Five Tips For Igniting Creative Thinking
Akron, OH (April 10, 2014) — When I sat down to write this article, I asked myself, "Why would this audience have any interest in what an executive creative director at an ad agency has to say?" I racked my brain to come up with the perfect topic. And then I decided to speak from the heart about inspiring people to produce great work and igniting excellence within a team of talented people. So here are my top five tips for lighting the creative fire:
- Stop doing things the way they've always been done. Repetition attracts zombies. Ditch the agenda and take a meeting outside the conference room — make it a field trip where the team will be inspired by their surroundings. And don't shackle your team with process — everyone needs rules, but a good creative team knows when to break them.
- Put down the mouse and step away from the computer. Get out there and find inspiration. Whether it's observing human behaviors, attending a thought-leadership event, picking the brain of other colleagues or just listening to your kids. For example, I always insist on some sort of immersion exercise to better understand industries, brands and the mindsets of target audiences. As someone who's graduated from Glue School and learned how to TIG weld just to get to know clients better, I can tell you that hands-on experience is more inspiring than a white paper, every time.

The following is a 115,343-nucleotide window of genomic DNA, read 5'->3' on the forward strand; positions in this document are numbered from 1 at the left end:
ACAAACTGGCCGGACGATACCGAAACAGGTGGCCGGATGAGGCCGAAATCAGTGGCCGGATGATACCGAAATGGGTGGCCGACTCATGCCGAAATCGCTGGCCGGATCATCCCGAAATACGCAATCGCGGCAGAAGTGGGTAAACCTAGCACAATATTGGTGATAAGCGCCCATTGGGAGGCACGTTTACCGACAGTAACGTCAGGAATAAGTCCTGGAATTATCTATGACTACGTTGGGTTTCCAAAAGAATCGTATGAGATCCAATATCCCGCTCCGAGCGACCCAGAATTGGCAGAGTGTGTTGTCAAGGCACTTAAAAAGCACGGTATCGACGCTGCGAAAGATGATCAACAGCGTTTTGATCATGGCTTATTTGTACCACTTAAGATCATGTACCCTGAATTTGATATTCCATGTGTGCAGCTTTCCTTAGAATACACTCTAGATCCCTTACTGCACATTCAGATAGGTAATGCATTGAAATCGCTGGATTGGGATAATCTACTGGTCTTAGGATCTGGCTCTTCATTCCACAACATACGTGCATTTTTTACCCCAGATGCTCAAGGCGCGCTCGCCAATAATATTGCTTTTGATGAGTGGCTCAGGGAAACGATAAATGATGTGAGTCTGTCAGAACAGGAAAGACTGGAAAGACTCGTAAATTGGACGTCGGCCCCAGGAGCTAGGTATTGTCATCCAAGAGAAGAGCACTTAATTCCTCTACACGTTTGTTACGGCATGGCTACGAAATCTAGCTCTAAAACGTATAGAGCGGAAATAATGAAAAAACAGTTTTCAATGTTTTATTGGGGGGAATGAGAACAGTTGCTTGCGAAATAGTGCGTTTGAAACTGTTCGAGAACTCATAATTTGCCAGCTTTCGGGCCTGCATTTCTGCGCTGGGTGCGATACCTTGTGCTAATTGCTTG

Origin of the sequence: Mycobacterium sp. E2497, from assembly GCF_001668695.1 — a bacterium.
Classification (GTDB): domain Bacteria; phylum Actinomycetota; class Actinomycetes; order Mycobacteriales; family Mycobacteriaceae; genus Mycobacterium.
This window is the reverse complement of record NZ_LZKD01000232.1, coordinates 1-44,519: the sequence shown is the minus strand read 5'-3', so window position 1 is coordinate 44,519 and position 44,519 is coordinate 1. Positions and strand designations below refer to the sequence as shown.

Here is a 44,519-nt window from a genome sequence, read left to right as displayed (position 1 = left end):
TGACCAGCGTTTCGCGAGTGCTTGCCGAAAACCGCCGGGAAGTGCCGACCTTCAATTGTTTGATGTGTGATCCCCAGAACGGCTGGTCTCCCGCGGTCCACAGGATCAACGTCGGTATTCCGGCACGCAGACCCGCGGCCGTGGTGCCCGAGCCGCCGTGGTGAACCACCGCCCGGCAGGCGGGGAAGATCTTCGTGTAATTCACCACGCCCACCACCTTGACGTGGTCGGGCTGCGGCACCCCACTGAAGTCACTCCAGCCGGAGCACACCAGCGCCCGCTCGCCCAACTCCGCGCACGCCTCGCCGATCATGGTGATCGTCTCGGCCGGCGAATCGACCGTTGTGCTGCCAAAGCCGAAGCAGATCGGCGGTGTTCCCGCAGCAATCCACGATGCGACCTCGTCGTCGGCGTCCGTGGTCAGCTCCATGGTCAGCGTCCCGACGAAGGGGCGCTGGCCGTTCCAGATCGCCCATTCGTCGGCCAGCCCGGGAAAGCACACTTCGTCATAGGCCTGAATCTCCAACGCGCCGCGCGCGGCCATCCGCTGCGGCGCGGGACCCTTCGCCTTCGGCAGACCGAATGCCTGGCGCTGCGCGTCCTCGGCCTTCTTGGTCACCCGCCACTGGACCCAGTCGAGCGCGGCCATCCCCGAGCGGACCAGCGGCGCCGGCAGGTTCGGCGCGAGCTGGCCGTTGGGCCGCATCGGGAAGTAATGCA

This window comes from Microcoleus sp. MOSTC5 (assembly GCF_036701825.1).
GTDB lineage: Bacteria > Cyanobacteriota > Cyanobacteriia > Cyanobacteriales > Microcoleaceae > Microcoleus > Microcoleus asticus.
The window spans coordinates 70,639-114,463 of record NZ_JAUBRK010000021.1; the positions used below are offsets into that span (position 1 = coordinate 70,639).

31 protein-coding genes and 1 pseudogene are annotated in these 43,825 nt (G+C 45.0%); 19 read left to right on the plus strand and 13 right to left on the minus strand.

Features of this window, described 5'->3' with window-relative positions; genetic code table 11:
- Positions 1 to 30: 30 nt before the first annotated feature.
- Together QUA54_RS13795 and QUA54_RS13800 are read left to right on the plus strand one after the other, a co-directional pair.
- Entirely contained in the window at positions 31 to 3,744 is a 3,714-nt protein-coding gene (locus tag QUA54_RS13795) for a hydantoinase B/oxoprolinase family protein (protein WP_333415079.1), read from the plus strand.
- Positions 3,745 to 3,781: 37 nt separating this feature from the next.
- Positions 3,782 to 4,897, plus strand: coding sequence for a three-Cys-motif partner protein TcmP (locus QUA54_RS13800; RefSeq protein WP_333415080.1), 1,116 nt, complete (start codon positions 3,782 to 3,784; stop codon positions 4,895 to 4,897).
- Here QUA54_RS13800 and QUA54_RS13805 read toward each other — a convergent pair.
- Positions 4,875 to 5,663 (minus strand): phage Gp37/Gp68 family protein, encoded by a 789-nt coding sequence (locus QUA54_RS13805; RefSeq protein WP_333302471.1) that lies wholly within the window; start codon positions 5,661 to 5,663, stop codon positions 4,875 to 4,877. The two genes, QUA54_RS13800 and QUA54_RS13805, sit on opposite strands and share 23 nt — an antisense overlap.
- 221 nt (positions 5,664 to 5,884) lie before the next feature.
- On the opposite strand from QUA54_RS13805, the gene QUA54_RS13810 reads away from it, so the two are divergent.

- Find your work soul mate. Speaking of gluing and welding, you should really "connect" with someone who makes your ideas better. Ask them to gut-check your thinking. Let them help make the call if you suspect the work isn't ready. In advertising, writers and designers are better together. We push each other to new highs and arrive at destinations we could never find on our own. Great ideas come from collaborative passion and drive.
- The devil is in the details. But there are angels in the architecture. The smallest oversight can derail a project, but attention to detail and pride in preserving inspired thinking can be a beautiful thing. Remember — the craftsmanship of the end design is as important as the big idea that started it all. Pay attention to details and protect your inspired thought down to the last pixel. The fine points are what distinguish true creativity from mediocre groupthink.
- Every once in a while, scare yourself. Lay down the challenge to take risks. I'm sure hiding in the bathroom on the Titanic probably seemed like a safe play to some poor guy. Create an environment that cultivates and encourages risk-taking, because nothing great has ever been achieved without risk. So do something supremely uncomfortable, recalibrate your perspective and see what happens. Creativity is a survival instinct. Discover what lurks in the deep.